Doesn’t that stuff get hot in the summertime? Isn’t it a pain to have to put all that stuff on every time you go to get on the bike? Everyone else thinks it looks more badboy to wear jeans, and a t-shirt or tank top. Other folks are riding in flip-flops and shorts.
Ok, what if….
What if you are making your morning commute down a crowded four-lane Atlanta highway? Traffic is running 60 mph. You see a flash of something out of the corner of your eye. You turn to see what it was – nothing. A car started to weave into your lane, but they saw their error and corrected. You look back up and the cars in front of you are all on their brakes and sliding to a stop. You grab your brakes. The back tire locks up and begins to slide. You are staring at the back of the car in front of you and considering the stopping distance. The backend of the bike starts the death wobble. It slides to the left then the right. Someone stated in a safety briefing you heard a few months ago to not release the rear brake in this instance as the bike will “High Side” if you do. The presenter said, “Ride it out. It will usually right itself”. On the fourth left to right motion of the rear sliding tire, the bike gets way out of shape to the right and you go down. You begin sliding face first on the asphalt and you can see the bike slide and bounce into the right lane and stop.
You are now lying face first in the right hand lane of a very busy highway during morning commute. First thought, “Am I alright to get up or do I have any injuries requiring me to lie still?” Second thought “I have to get out of this highway before the 2.5 million cars behind me run over me like a speed bump.” You decide that you are a bit bruised but ok. You can feel an abrasion on your wrist where the glove pushed up a little and the sleeve pushed down just a little. You can feel an abrasion on your cheek below your protective glasses. A full-face helmet would have prevented that one.
A kind-hearted gentleman helps you get the 800lb bike up and off to the side of the road. You inspect the damage to the bike and realize that it is all cosmetic. You convince the kind lady that was driving the car in front of you that you do not want an ambulance or a fire truck. You put the bike in neutral and start it. You inspect again, no runs, no leaks, no errors. A co-worker stops to check on you as traffic starts to move. You convince him that despite the blood trickling from your cheek that you are ok, and you are going to continue on to the office. You co-worker notes that the left shoulder of your Joe Rocket mesh jacket has sustained some damage but it has done its job. The body armor in the shoulder has been roughed up but you have not wounds under the jacket. You notice your leather chaps look seriously scuffed up, but they also have protected you. Your gloves are seriously scuffed up but other than your wrist where the glove pushed up. They also protected you. The right lens of your protective glasses have a huge area that is worn down that you can’t see through, but they are still intact and also protected you.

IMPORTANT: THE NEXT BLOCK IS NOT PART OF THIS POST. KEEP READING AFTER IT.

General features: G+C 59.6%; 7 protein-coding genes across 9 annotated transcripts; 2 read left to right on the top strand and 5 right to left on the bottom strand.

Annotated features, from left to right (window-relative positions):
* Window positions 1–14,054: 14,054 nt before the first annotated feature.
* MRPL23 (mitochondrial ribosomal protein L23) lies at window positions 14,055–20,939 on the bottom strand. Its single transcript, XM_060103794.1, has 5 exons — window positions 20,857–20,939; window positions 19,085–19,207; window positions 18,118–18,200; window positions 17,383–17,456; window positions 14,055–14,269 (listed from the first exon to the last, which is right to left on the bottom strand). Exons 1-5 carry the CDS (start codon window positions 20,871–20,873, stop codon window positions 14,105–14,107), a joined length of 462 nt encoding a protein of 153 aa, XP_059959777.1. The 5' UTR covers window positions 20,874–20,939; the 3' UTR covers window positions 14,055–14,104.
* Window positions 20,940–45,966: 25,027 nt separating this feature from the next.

You look down at your right boot and notice the leather on the toe is scraped away enough you can see the steel in the tip of the toe. Those steel-toed boots were worth the price as well.
On your way to the office, you stop and pick up some 2x2 gauze pads, tape, and Neosporin from the local drug store. The lady behind the counter notes your cheek bleeding. You thank her for the information. You ride up to the office and head to the bathroom to cover the two abrasions. You walk into the office to a couple hundred questions and assure your co-workers you are ok. Your Monday has started a bit rough, but could have been a lot worse.
What would this story be like without the gear? No protective glasses – perhaps a damaged right eye. No helmet – perhaps the whole right side of your face and ear would be ripped up. No Jacket – damaged left shoulder. No Chaps – serious road rash on both knees. No gloves – road rash on both hands. No steel-toed boots – some seriously messed up feet.
Why do I wear protective gear all the time? Because I cannot predict when something like this is going to occur. I cannot stop, get off, and put it all on when I see it starting. Monday was a tough day of commuting in the biggest city in the south, but I am grateful I had on my gear. I am grateful neither I nor the bike struck anything and I did not break any bones. I am grateful for all of the kind folks that stopped and offered assistance. I am grateful I could ride on to the office and work a full day. I am grateful I can ride another day. The rest of the week I have evaluated what went wrong, what I did wrong, and what I can do to prevent this in the future. Lessons learned. Experience gained.